• Clinical PET with generator-produced radiopharmaceutical is a viable option for PET centres without an on-site cyclotron. In view of the practical constraints imposed by the short half-lives of the Zn-62 (9.3 hr) parent and the Cu-62 (9.7 min) daughter, the objectives of this study were: (1) the preparation of in-house clinical Zn-62/ Cu-62 generators produced form targets irradiated at a remote cyclotron, (2) the optimisation of acquisition parameters for Cu-62 imaging with MUP-PET camera and (3) to evaluate the use of Cu-62-pyruvaldehyde bis(N4-methylthiosemicarbazone) (Cu-62-PTSM) in assessing blood flow changes induced by angiotensin II (AII) infusion in patients with colorectal livermore » metastases (CLM). Zn-62 was produced by bombardment of natural Cu targets at a remote cyclotron and the activity processed, in house, using anion-exchange chromatography techniques as previously reported. High activity (2.5-4.5 GBq) generators were prepared from which clinical grade Cu-62-PTSM doses were produced over a 3 day period. Eight patients undergoing regional fluorodeoxyuridine (FUdR) chemotherapy received regional administration of Cu-62-PTSM on three occasions before during and after a 40 min. AII infusion. Distribution of the radiotracer was measured using the MUP-PET camera. In seven of these patients an increase in the ratio of tumour to normal liver blood flow was demonstrated during AII infusion. This effect was prolonged and was sustained throughout the infusion period. This is the first clinical PET study to demonstrate an increase in relative tumour blood flow in patients with CLM during prolonged infusion of a vasoactive agent. Using generator-produced and medium half-life radiotracers, clinical PET is a workable alternative to short-lived racers from an on-site cyclotron.« less
  • The aim of this study was to evaluate the feasibility, safety, and efficacy of combined treatment with hepatic interstitial brachytherapy (HIB) and hepatic arterial infusion (HAI) of chemotherapy after interventional implantation of port catheter systems. Thirty-three patients with unresectable 'liver-only' metastases of colorectal cancer were treated with both HIB and HAI during the course of their disease. All 33 patients had recurrent disease and 27 had received previous chemotherapy. Of these, 15 received HAI first and were then consolidated with HIB, 9 started with HIB and were continued with HAI, and 9 received first HIB and subsequently HAI after hepaticmore » disease progression. Patients were evaluated for treatment characteristics, side effects, and efficacy. Comparisons between treatment groups were also performed. The median tumor diameter of metastases treated with brachytherapy was 4.6 cm (range: 1-12 cm). The median minimal irradiation dose inside the tumor margin was 18 Gy administered to a mean of two metastases in 69 interventions. Minor (n = 4) and major (n = 3) complications occurred in 10% of interventions. WHO grade III adverse events of the regional chemotherapy were observed in seven patients; grade IV, in one patient. At a median follow-up of 28 months (range: 7-74 months), the median time to disease progression after first treatment was 10.5 months (range: 1-35 months). Of 138 metastases treated by brachytherapy, 16 local recurrences were seen (mean, 12.3 months; range, 3-45 months). No signs of hepatic failure were observed in any of our patients. In conclusion, combinations of two minimally invasive therapeutic methods are feasible, with acceptable complication rates, and provide promising results in colorectal cancer patients with unresectable hepatic metastases.« less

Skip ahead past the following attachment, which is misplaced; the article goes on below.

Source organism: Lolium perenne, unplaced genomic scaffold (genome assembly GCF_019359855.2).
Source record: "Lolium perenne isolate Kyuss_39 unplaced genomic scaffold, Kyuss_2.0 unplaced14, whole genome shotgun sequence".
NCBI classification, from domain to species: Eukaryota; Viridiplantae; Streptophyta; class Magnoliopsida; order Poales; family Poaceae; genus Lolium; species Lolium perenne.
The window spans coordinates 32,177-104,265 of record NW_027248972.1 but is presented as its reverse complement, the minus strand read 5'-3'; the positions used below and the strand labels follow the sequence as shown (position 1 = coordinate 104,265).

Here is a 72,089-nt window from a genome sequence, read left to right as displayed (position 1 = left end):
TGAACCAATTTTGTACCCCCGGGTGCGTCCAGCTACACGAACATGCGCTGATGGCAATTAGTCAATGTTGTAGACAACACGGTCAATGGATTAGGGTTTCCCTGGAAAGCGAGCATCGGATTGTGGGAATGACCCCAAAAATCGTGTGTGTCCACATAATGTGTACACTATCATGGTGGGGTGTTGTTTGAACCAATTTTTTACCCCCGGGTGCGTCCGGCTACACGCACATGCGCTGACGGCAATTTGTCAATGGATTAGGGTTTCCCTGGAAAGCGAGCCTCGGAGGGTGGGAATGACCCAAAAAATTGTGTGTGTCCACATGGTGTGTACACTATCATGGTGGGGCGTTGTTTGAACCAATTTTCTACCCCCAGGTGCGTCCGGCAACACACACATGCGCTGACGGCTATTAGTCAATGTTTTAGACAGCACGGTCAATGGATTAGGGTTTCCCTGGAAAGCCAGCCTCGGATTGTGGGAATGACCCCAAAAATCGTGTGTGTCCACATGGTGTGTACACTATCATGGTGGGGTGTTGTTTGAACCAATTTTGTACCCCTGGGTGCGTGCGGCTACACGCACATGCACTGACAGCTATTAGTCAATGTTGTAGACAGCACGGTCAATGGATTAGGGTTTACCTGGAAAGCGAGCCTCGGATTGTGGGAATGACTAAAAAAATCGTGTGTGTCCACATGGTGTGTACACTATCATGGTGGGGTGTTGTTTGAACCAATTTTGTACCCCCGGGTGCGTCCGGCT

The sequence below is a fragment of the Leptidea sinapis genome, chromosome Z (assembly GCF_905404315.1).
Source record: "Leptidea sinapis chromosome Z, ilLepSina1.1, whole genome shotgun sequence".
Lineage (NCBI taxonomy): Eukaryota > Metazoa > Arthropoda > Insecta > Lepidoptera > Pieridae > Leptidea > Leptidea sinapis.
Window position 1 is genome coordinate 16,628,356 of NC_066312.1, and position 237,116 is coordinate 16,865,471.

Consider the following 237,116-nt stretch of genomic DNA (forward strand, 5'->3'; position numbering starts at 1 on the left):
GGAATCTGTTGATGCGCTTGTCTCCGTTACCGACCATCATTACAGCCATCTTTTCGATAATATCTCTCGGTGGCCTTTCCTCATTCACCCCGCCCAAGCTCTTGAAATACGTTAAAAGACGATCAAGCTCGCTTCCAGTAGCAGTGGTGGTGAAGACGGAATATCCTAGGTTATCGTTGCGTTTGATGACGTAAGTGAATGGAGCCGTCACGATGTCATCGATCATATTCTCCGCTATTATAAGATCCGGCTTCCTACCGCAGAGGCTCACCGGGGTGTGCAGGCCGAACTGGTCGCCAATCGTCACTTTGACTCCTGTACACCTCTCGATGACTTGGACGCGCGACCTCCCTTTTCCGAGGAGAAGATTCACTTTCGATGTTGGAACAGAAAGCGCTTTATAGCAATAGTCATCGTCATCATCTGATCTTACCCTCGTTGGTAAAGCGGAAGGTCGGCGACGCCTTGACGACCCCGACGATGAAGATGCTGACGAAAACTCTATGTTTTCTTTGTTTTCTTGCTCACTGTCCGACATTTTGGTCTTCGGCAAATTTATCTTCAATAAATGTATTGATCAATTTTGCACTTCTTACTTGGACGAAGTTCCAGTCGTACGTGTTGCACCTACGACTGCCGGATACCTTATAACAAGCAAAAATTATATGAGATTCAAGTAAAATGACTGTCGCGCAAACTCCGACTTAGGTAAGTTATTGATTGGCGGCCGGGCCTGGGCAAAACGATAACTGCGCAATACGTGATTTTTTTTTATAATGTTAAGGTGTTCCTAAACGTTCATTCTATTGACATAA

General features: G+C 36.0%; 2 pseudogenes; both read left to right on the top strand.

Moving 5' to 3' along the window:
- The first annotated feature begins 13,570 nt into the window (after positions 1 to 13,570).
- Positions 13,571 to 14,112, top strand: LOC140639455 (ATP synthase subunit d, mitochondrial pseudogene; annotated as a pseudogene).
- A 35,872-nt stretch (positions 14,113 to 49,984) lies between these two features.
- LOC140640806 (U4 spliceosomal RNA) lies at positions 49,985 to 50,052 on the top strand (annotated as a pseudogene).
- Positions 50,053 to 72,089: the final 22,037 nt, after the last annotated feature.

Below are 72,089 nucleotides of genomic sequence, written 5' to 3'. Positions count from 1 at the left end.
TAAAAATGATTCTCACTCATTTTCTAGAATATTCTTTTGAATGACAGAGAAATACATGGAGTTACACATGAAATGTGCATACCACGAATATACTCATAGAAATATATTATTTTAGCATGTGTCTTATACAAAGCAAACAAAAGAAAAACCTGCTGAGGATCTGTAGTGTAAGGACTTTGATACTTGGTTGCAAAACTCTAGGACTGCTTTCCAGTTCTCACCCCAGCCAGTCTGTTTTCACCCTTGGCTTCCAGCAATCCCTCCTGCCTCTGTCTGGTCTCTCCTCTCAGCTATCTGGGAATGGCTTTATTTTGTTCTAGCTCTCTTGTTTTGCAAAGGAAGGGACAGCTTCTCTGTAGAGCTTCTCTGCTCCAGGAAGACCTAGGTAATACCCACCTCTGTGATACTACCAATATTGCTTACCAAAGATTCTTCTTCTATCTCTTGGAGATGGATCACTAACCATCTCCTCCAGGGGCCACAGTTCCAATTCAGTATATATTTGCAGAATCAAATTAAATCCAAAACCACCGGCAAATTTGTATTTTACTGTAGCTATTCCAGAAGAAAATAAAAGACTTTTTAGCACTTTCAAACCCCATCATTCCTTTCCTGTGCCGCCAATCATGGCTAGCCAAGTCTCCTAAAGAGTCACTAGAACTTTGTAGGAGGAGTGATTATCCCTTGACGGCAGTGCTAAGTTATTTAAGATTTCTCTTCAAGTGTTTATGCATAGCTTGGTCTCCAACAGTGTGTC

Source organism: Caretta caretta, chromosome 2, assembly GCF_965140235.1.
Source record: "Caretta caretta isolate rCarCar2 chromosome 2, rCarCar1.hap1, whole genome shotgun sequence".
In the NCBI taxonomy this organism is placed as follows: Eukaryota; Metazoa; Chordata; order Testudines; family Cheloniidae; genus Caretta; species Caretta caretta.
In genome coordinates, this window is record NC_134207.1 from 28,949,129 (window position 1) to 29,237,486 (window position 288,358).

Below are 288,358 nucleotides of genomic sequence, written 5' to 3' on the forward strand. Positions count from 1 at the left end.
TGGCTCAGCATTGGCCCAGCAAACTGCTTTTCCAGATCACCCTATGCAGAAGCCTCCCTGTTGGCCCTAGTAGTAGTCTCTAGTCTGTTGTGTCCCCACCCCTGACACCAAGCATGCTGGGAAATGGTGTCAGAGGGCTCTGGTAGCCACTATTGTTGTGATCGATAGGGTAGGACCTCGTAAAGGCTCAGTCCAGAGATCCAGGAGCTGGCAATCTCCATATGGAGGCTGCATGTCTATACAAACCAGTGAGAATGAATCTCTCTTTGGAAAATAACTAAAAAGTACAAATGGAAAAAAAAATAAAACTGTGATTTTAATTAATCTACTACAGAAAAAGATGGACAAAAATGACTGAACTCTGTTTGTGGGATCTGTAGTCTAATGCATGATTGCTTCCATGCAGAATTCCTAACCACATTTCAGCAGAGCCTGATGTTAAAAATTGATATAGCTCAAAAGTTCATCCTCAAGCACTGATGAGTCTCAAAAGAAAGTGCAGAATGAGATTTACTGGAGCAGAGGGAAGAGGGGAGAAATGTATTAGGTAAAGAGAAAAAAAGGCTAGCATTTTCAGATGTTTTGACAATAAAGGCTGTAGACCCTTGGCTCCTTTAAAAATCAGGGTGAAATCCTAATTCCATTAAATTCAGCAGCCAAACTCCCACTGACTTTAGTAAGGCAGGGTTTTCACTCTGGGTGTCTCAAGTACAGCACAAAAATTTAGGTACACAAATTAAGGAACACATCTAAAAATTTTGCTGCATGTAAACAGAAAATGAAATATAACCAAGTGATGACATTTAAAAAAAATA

• The purpose of this study was to investigate whether diffusion-weighted magnetic resonance imaging (DWI) is useful for early detection of the response of hepatic colorectal metastases to hepatic arterial infusion chemotherapy (HAIC) with 5-fluorouracil (5-FU). The subjects were 12 patients with hepatic colorectal metastases. The indwelling catheter for HAIC was placed in the hepatic artery, and 1000 mg/m{sup 2} 5-FU was given repeatedly once a week. DWI was performed before and 9 days after HAIC. The minimum and mean apparent diffusion coefficient (ADC) values (minADC and meanADC) were measured. The relative change in ADC values (%ADC) and the relative changemore » in tumor size on follow-up CT after 3 months (reduction ratio) were determined. Liver metastases were divided into two groups, responder and nonresponder. The correlation between %ADC and reduction ratio was determined, and %ADC was compared between the two groups. Eleven patients successfully completed HAIC over the 3-month period; 48 metastatic lesions were evaluated. Positive correlations were observed for relative change between %minADC and reduction ratio (r = 0.709) and between %meanADC and reduction ratio (r = 0.536). Both %minADC and %meanADC were significantly greater in the responder group than in the nonresponder group. With the threshold determined as < 3.5%, the receiver-operating curve analysis showed higher sensitivity and specificity values for %minADC (100% and 92.6%, respectively) than for %meanADC (66.7% and 74.1%, respectively). In conclusion, the relative change in minimum ADC values on DWI may be useful for early detection of the response of liver metastases to HAIC with 5-FU.« less